A: From 6 April 2016, banks and building societies will pay interest on all savings accounts gross. In parallel with this change, the new personal savings allowance (PSA), also introduced from 6 April 2016, means every basic-rate taxpayer can earn £1,000 interest without paying tax on it (higher rate taxpayers have a PSA of £500), currently equivalent to the interest on almost £75,000 in some easy-access savings account.
Interest that is already tax-free isn't included – so this includes ISA interest and Premium Bond 'winnings'. Interest from these will still be paid tax-free, but it just won't count toward your PSA limit. So, if you get £500 in ISA interest, and you're a basic-rate taxpayer, you'll still have £1,000 of PSA to cover other interest.
Q3. Will I be entitled to tax-free childcare?
I have heard that HMRC are launching a new tax-free childcare scheme. I am currently employed and earn £70,000 a year. My employer does not provide any support for childcare. Will I be eligible to join the new scheme?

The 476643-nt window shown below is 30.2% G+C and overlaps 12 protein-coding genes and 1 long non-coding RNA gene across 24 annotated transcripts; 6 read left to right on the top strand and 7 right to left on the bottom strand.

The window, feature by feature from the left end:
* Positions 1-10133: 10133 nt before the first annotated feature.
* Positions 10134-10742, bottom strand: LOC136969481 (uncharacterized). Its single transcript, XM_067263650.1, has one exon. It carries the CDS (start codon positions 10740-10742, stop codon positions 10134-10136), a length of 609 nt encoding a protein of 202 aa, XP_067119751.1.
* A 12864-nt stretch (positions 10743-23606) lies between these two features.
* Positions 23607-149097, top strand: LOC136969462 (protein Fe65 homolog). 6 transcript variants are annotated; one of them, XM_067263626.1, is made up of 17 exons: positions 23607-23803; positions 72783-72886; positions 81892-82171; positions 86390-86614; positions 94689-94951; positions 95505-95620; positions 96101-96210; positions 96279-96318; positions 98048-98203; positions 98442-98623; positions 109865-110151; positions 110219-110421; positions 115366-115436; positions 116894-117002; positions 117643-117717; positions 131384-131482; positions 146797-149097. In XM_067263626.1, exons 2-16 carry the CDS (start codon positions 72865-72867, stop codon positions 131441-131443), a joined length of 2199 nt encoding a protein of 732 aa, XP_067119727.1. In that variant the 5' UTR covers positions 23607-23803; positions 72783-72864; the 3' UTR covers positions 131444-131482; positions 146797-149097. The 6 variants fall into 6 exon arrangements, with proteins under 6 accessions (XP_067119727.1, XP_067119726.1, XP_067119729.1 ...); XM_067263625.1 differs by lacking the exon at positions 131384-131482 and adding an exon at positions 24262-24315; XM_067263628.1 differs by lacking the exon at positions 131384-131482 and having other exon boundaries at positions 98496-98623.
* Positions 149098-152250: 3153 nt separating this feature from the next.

A: HMRC have confirmed that a new tax-free childcare scheme will be launched from early 2017. To qualify, parents will have to be in work, and each earning around £115 a week and not more than £100,000 each per year.
Tax-Free Childcare does not rely on employers offering the scheme, unlike the current scheme (‘employer-supported childcare’). Any working family will be able to use the new scheme, provided they meet the eligibility requirements.
Once launched, you will be able to open an online account, which you can pay into to cover the cost of childcare with a registered provider. This will be done through the government website, GOV.UK.
For every 80p you or someone else pays in, the government will top up an extra 20p. This is the equivalent to the current basic rate of income tax – hence the ‘tax-free childcare’ name given to the new scheme. The government will top up the account with 20% of childcare costs up to a total of £10,000 - the equivalent of up to £2,000 support per child per year (or £4,000 for disabled children). The scheme will be available for children up to the age of 12.
May Key Tax Dates
2 - Last day for car change notifications in the quarter to 5 April - Use P46 Car
19/22 - PAYE/NIC, student loan and CIS deductions due for month to 5/5/2016
31 - Deadline for copies of P60 to be issued to employees for 2015/16